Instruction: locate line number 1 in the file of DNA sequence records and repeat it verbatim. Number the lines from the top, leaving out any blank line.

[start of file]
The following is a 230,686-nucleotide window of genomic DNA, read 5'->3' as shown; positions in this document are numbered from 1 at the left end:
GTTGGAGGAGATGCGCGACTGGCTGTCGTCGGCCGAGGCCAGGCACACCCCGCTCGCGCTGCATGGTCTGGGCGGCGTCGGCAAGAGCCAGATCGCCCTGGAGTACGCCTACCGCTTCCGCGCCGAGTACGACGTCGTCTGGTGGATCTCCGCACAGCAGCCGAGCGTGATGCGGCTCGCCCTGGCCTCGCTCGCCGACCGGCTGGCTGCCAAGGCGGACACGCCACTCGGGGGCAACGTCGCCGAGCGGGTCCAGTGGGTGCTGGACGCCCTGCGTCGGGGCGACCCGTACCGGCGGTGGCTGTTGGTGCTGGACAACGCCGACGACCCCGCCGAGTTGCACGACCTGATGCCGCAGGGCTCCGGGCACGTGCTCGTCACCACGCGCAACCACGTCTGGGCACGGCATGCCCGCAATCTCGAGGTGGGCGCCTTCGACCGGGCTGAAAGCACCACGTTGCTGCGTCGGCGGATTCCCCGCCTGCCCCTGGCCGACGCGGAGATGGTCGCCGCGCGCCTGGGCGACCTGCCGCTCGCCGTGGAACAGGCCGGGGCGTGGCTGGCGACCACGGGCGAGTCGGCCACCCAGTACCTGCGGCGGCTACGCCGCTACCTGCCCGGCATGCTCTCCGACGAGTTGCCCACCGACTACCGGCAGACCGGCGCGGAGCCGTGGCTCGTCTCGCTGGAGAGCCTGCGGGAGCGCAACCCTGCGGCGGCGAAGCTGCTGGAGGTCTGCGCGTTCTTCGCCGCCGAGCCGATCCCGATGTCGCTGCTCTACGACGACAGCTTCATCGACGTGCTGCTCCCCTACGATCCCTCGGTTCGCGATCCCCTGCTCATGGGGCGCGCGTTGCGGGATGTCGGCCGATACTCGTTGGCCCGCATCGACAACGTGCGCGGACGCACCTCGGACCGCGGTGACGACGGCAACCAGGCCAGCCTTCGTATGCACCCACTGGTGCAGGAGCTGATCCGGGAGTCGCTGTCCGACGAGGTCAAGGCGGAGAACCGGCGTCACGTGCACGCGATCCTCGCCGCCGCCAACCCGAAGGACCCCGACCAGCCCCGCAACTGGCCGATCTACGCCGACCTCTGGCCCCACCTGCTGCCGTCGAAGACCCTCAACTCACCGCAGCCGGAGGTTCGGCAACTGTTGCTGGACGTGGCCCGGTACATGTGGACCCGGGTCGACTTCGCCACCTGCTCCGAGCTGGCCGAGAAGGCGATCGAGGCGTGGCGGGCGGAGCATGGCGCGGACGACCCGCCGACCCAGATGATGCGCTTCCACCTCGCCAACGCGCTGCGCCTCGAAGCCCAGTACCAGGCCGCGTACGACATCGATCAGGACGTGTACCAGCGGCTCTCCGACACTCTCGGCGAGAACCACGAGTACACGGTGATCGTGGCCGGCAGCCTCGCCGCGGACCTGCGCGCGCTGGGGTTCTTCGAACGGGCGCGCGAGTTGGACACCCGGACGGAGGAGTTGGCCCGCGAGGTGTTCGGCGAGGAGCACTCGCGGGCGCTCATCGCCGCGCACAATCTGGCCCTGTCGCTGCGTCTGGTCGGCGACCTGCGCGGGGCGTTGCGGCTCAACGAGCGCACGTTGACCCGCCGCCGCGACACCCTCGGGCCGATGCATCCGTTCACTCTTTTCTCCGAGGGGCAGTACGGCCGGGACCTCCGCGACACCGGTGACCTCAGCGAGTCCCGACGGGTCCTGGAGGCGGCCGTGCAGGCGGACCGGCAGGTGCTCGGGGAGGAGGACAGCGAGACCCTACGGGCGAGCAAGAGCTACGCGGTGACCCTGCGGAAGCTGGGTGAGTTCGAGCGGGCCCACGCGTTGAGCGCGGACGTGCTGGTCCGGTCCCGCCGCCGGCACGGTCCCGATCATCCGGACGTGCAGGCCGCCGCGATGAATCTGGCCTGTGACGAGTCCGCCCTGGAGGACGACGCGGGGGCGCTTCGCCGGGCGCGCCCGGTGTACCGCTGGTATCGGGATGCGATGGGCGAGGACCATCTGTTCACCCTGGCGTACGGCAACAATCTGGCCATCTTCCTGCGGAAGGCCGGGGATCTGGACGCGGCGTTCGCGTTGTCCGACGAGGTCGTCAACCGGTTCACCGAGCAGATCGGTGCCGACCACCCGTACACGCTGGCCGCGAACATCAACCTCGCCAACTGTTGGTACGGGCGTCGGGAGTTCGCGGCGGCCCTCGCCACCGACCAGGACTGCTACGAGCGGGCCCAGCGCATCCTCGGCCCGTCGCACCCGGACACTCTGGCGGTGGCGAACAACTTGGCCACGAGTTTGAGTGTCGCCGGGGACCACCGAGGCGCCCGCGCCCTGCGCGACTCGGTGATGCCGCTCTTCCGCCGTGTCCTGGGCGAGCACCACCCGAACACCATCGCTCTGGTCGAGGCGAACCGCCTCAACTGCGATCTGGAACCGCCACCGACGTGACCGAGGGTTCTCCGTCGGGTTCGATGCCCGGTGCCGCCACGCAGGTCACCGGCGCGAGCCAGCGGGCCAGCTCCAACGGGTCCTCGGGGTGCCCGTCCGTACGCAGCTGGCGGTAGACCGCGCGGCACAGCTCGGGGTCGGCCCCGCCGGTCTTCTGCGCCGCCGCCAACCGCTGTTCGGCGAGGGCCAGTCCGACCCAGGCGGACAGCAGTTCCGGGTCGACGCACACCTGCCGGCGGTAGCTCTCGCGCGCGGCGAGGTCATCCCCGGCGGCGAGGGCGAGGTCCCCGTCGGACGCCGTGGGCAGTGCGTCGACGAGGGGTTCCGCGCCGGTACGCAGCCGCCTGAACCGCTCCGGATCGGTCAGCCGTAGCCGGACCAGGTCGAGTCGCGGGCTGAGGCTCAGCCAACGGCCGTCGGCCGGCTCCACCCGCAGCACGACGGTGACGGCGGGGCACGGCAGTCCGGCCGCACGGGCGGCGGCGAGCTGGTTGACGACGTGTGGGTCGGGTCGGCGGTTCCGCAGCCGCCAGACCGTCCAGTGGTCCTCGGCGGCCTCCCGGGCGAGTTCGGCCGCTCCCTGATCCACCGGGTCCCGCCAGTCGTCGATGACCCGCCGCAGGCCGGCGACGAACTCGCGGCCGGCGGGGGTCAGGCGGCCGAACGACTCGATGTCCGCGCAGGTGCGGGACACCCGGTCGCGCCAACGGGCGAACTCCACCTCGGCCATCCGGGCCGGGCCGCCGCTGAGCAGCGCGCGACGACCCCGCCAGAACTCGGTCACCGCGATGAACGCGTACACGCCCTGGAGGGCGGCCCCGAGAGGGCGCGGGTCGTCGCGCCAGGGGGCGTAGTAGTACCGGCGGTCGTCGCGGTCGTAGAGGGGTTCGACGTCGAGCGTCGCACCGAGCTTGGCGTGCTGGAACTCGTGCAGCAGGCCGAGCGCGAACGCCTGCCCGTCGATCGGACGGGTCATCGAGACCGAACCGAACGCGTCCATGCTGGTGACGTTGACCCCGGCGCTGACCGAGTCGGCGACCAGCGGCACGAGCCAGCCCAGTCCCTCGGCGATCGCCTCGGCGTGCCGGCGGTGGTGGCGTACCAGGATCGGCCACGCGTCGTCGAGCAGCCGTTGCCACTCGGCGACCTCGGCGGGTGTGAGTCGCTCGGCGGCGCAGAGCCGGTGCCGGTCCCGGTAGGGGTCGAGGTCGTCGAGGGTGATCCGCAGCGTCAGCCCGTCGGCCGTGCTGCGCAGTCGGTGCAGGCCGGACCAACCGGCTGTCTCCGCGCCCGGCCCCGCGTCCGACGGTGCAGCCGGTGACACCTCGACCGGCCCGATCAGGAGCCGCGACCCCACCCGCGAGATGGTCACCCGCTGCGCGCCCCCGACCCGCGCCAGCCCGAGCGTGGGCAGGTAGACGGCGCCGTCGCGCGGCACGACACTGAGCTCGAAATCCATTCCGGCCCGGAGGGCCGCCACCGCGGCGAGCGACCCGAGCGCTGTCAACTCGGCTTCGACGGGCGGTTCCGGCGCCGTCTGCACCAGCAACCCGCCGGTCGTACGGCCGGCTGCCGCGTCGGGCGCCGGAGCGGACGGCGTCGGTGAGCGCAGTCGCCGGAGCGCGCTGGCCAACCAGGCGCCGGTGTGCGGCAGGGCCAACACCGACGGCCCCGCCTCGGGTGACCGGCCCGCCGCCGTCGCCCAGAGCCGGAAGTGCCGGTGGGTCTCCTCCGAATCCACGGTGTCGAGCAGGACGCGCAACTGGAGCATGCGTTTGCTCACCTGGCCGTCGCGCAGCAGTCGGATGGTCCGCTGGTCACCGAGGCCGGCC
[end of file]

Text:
The following is a 230,686-nucleotide window of genomic DNA, read 5'->3' as shown; positions in this document are numbered from 1 at the left end: